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Baker Focuses on Economic Development

James Wright | 3/23/2011, 11:26 p.m.
Prince George's County Executive Rushern Baker - Courtesy Photo  

The county executive of Prince George's County has made developing the jurisdiction's economy a priority by establishing an investment fund for individuals who are interested in starting a business or expanding their business in the county. He plans to deliver his speech on economic development at one of the county's landmarks.

Prince George's County Executive Rushern L. Baker III has created a $50 million economic development pool -- the Economic Development Incentive Fund (EDI) -- with the assistance of his transition team's economic development group who will assist individuals who want to set up in Prince George's County and those who are already operating there.

Baker, 52, will discuss his economic strategy at a State of the Economy address that is scheduled to take place on Tue., March 29 at the University of Maryland's Samuel Riggs IV Alumni Center in College Park, Md.

"It is imperative for the future growth of Prince George's County that we expand our economy and our commercial tax base," Baker said.

"With the proposed EDI Fund and this talented and experienced economic development team, we have the foundation for Prince George's County to create jobs and become the epicenter of progress and prosperity throughout the region and the state."

Baker, a resident of Cheverly, said that "the fund will assist in expanding the county's commercial tax base, creating additional jobs and increasing the county's income tax base." He said that the EDI Fund's effectiveness will not be exclusively determined on financial returns.

"It will be measured primarily by [tangibles] like job creation, increased tax revenue and the achievement of key development goals," he said.

The fund will be administered by the county's chief administrative officer who will work with several agencies to achieve its objectives. A financial review committee, which will have up to seven members, will be appointed by the chief administrative officer to consider poten-tial applicants for money from the EDI Fund and make appropriate recommendations.

The EDI Fund is a part of Baker's 2012 proposed budget and must be approved by the Prince George's County Council by July 1.

Prince George's County is facing a projected $77 million deficit, which is considerable but much better than the District of Columbia's $322 million shortfall and Montgomery County's $300 million deficit. The national recession has not prevented the county from growing economically under Baker's predecessor, Jack Johnson.

The Johnson administration managed to get and maintain its Triple-A bond rating on Wall Street and has worked with entrepreneurs to create and expand such projects as National Harbor in National Harbor, Md., Konterra Town Center in Laurel and adding such high-end grocers such as Wegmans in Lanham.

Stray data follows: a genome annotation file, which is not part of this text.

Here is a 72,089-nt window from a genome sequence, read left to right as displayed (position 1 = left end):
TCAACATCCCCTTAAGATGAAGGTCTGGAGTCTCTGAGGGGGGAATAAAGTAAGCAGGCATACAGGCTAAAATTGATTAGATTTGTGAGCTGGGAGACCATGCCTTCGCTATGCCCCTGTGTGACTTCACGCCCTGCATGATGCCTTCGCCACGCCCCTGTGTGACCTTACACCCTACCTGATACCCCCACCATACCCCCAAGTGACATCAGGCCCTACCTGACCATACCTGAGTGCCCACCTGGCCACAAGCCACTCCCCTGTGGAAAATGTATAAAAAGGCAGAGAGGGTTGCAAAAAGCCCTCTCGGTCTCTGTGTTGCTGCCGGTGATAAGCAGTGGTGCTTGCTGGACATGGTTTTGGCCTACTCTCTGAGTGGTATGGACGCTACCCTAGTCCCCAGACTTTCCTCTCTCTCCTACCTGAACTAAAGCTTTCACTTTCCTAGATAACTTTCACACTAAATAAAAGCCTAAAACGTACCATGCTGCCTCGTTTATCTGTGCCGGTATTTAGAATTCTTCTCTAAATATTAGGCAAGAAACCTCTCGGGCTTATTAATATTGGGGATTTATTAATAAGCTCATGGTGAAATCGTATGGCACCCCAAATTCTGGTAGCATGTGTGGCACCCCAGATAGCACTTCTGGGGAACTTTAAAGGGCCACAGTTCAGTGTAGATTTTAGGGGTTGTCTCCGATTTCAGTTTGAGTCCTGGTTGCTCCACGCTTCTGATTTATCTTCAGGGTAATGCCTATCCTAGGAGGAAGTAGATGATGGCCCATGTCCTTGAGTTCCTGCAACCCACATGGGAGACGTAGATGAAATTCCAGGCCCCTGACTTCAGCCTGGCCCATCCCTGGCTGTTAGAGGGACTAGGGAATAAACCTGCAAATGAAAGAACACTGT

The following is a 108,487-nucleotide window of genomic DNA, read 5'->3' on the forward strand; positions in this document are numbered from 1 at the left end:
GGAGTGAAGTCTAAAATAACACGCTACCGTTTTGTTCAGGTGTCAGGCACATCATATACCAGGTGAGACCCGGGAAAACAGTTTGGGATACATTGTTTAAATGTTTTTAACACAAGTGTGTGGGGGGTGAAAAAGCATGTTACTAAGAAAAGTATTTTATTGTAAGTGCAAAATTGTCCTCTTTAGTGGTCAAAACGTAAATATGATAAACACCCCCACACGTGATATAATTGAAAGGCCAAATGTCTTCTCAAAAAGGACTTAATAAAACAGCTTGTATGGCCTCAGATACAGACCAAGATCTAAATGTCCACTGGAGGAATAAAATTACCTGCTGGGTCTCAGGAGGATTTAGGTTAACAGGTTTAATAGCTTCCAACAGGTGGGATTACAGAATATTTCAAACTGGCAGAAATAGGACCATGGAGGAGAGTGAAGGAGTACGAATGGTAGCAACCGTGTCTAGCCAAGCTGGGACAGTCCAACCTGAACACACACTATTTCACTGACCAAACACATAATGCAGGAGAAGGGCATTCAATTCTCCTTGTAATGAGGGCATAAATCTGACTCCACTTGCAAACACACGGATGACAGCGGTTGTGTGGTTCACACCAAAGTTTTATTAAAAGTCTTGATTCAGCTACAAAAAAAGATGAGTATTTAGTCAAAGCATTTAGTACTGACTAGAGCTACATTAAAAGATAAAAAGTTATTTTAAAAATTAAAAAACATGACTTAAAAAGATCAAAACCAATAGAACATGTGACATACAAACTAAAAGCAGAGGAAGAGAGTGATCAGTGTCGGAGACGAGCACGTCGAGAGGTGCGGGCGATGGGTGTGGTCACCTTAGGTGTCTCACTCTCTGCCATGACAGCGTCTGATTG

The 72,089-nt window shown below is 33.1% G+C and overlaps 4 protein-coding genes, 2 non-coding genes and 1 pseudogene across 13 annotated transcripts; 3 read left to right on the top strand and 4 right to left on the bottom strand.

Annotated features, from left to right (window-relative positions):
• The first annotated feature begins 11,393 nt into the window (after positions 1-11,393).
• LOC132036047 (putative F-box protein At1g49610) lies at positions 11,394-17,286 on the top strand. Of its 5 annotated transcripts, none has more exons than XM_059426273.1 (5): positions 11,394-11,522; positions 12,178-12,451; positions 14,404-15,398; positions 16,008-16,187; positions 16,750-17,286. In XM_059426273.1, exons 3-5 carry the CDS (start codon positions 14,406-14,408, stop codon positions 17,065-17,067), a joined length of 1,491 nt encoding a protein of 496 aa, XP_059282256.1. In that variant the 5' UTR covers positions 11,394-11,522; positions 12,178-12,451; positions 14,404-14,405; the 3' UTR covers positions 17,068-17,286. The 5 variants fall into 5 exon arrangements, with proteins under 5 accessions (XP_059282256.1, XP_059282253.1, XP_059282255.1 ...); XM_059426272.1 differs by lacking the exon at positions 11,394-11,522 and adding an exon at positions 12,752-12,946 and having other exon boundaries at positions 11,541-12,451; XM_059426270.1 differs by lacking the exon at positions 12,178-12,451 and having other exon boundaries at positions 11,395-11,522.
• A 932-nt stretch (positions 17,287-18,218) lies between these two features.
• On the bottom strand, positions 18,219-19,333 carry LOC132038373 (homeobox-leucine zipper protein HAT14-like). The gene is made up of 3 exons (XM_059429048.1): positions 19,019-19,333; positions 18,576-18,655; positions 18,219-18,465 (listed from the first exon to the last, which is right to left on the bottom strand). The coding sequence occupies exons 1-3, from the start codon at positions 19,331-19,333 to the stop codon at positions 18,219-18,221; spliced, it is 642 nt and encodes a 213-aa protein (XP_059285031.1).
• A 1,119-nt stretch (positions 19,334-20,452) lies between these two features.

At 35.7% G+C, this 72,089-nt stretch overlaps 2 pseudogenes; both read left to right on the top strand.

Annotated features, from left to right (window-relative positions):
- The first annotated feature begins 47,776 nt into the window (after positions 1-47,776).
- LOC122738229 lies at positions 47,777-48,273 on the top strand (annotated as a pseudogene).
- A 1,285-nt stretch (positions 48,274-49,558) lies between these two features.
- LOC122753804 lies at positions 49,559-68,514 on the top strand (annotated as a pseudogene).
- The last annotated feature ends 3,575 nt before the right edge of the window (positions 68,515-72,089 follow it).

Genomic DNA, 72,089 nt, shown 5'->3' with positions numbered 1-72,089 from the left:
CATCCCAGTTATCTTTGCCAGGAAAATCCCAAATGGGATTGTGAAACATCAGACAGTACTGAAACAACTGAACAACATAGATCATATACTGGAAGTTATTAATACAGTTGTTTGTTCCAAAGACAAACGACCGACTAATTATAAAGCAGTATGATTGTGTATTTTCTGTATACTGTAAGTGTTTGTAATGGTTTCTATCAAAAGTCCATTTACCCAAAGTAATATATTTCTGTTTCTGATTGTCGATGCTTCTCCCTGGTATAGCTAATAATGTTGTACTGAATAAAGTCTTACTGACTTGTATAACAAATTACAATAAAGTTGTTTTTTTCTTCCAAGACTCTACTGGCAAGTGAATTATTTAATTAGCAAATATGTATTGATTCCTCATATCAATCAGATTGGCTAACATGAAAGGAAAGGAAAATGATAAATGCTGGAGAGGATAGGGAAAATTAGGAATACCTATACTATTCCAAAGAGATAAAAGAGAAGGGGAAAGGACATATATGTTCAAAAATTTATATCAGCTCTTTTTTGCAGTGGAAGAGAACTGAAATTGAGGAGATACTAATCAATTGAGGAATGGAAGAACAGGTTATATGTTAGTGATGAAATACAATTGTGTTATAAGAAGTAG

Still, Baker and other county leaders such as Prince George's County Council member Mel Franklin (D-District 9) want the county's tax base to mirror Montgomery County's, which depends largely on commercial rather than residential tax income.

Baker's State of the Economy address is sponsored by the Prince George's County Chamber of Commerce and will feature an economic development showcase.

James Dula, the former president of the chamber of commerce and the chairman and chief operating officer of the Legacy Premier Foundation of Hyattsville, said that Baker seems to be going in the right direction as far as economic development is concerned.

"I feel Mr. Baker is doing the best he can for now," Dula, 61, said.

"Our small and minority businesses can make many contributions if provided with contracts and greater opportunities."

Dula, a resident of Clinton, said that he realizes that Baker "inherited a government in need of new paradigms and a new direction."

"I am hopeful he selects people who know our county and have proven experience," he said. "The jury is still out for now."

However, Belinda Queen, a well-known community activist in the Wilburn section of Capitol Heights, said that Baker still needs to reach out to Prince Georgians so they can know what he wants to accomplish.

"I have not been affected by what he has done and I really have not seen him since he took office," Queen, 48, said.

"I am a member of the Coalition of Central Prince George's County Community Organizations, and we have tried to get him to talk to us. He has not and we are concerned about that."


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